I presented at the ER. The triage nurse, took down the particulars, checked my pulse and blood pressure and then sent me for an EKG. It spiked! 20 minutes later, I was in a bed, connected to monitors, with an IV line in. They took blood. Then came back later and took more. Next thing I knew I was getting a CT instead of an x-ray. I had suffered from pulmonary embolisms, and my lungs were chocked full of little blood clots. They put me on blood thinners. It’s now almost 7 months since the CT. I have permanent lung damage. I just had another CT to see if there was improvement. The ‘vampire’ my hematologist, took a lot of blood for specialized testing and I will have the results of blood analysis and the CT next week.

I have not been able to return to the level of exercise I was used to before Covid-19. I have suffered from a rotating cycle of back pains, chest pains, shortness of breath, and fatigue since April. My balance was off. My ability to grasp things, to gauge distance was off, meaning I dropped or knocked things over. I had proximity issues. That imaginary space that you observe round yourself that allows you to walk through spaces or around obstacles, was way off. I had to double it. I would wait until my wife moved out of the way before I did anything. I was forever banging into things. Any extended effort, I tried cycling after the vampire felt that I had improved in July, (an echocardiogram had shown no damage to my heart). I took it very easy, riding around the block (an oval similar to riding the track).  I built up slowly. But any kind of extended cardiovascular effort resulted in a flare-up of symptoms. After two weeks, I suffered from sore back and shoulders, and major chills. I was cold all the time. Three sweaters cold, even outside on a warm day. This lasted about three weeks. I have not tried cycling again. But assuming a good result from the CT, I plan to put the bike on the trainer, and start perhaps just 15 minutes twice a day to see if I can begin to get back to my former fitness level. I have spent the last five months doing daily walks. That seems to be fine. I can walk several kilometers but I’m not physically taxing my body in the same way that I would cycling. I’m not sustaining a 130 heartrate for any length of time. But before Covid19, I could do that for 5 hours or more. I could ride the track for 3 ½ hours non stop at that rate.

Another problem – I have memory problems. I forget things right after I do them. And I have a very quick trigger on my state of mind. I can go from calm, cool and collected to rage in the blink of an eye, for the slightest of reasons. This is not normal for me. For the longest time, after the initial illness, I was an emotional mess, depressed, and extremely angry that Covid-19 had robbed me of my fitness and good health.

So, the long and the short of it is Covid-19 really messed me up. I am slowly recovering. The issues today are a fraction of what they were in the first three months. But I’m not the person I was. I do intend to get back to that level. But it will take time and patience.

A final note, my wife, who is 75, remained symptom free the whole time. We remain vigilant and we isolated in a very tight circle. I do not consider myself immune. I have tested negative, but that was after the fact. I never tested positive! I am very certain I suffered from Covid19 and the doctors agree. But without that test, or an antibody test, there is no way to be certain. So we remain cautious.

FB Pages:

www.Facebook.com/theartistsgarret

www.Facebook.com/KolesarDesigns

www.Facebook.com/TalesoftheVelodrome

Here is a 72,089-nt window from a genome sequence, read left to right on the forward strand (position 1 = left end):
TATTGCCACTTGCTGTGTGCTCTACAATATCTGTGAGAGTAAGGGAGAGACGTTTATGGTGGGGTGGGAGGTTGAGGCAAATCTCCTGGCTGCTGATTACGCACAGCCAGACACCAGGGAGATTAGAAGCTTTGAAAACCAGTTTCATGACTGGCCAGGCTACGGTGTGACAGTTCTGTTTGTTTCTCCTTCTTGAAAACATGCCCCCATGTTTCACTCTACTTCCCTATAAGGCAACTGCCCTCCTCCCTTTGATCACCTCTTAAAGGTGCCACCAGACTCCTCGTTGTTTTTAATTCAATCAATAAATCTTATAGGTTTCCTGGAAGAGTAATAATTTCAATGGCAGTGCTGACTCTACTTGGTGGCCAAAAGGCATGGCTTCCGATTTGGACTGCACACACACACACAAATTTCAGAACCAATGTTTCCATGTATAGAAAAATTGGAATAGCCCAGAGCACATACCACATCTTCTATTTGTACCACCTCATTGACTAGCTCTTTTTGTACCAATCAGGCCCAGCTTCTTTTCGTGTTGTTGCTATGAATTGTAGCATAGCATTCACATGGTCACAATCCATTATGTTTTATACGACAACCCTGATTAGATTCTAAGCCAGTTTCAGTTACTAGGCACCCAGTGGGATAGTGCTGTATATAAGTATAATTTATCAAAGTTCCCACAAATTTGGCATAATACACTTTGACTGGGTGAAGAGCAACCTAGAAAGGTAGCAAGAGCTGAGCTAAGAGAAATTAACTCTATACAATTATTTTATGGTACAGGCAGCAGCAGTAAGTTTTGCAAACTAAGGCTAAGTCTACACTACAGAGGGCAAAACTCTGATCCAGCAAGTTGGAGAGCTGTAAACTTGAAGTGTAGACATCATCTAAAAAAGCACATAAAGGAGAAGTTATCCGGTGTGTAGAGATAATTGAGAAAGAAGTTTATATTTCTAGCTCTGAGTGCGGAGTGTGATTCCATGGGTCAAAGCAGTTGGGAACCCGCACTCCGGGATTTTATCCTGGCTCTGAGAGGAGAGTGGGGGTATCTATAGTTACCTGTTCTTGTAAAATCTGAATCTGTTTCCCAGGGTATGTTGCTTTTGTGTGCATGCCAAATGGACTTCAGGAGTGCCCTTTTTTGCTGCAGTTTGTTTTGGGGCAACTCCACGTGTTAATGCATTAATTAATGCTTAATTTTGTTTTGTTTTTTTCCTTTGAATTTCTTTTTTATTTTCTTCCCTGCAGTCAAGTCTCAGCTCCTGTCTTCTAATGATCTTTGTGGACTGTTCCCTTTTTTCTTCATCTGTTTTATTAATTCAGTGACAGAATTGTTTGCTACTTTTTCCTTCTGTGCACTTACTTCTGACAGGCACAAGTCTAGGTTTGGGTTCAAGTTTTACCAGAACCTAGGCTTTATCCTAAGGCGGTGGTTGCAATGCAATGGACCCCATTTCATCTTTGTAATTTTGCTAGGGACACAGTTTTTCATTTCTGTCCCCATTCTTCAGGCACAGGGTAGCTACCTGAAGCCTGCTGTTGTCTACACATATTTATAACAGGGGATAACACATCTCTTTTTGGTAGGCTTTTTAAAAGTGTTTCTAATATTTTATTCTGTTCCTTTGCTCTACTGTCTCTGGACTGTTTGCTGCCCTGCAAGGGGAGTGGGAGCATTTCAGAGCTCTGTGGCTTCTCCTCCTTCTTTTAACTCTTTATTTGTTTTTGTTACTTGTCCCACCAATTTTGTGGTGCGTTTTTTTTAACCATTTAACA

www.Facebook.com/TheDayoftheHour

The custom Mariposa bicycle that Michael Kolesar used to set the Canadian hour record M65-69 Category.

Barrett

Age: 42

Sport: Weight Training/Cycling

When: Got Covid mid-October, had very mild symptoms, lost smell, some lethargy and felt run down. Otherwise, fine.

How long it took you to get well and whether you’re back to your former activity levels and athletic performance: Took about ten days to feel myself again, but smell has not returned fully. The pandemic situation has definitely impacted my athletic performance in general, I spent most of my days moving and walking, now mostly sitting. In terms of recovery from the virus, I feel that it took another ten days after I’d recovered from my symptoms that I felt I could do the same amount of work during exercise routines that I had before. And sometimes still feel that my energy levels are not quite the same. I did two exercise classes two days in a row and was exhausted by 8pm on the second day.

Barret is part of Bionic Fitness based in Toronto.

No description available.
Brandon and Barrett

Brandon

Age: 36

Sports: Water polo, cycling, weightlifting

I contracted it on October 5th, symptoms arose mildly on October 9th, more seriously on the 10th and I got tested on the 12th. Positive results came back on the 14th I think. It was awful, I’ve never been that sick in my life. It started with muscle aches which at first I attributed to DOMS (post workout muscle pain) but then it got so bad that I couldn’t be touched. Then I started coughing, getting a tight chest, and headaches. Then I started getting fevers that progressed so badly that I was constantly sweating, I was dehydrated and became delusional. Barrett afterwards told me about things that happened during the worst 4 days and I didn’t remember a few things. If my fever didn’t get better by the 5th day of bad fevers I was going to go to the hospital but luckily I started to recover. I couldn’t eat much during this time because of nausea and I found things tasted very bad, any kind of spice, lemon, ginger, sweetness etc. tasted like metal to me. I lived off of just bread for a few days. Recovery was slow. I’d say I’m not fully recovered yet, my right bronchial tube feels hardened and I still have very mild congestion/post nasal drip. I’m able to exercise and do cardio again but it comes with mild discomfort. I can tell I am improving but it’s very slow. My doctor is sending me for an ECG test.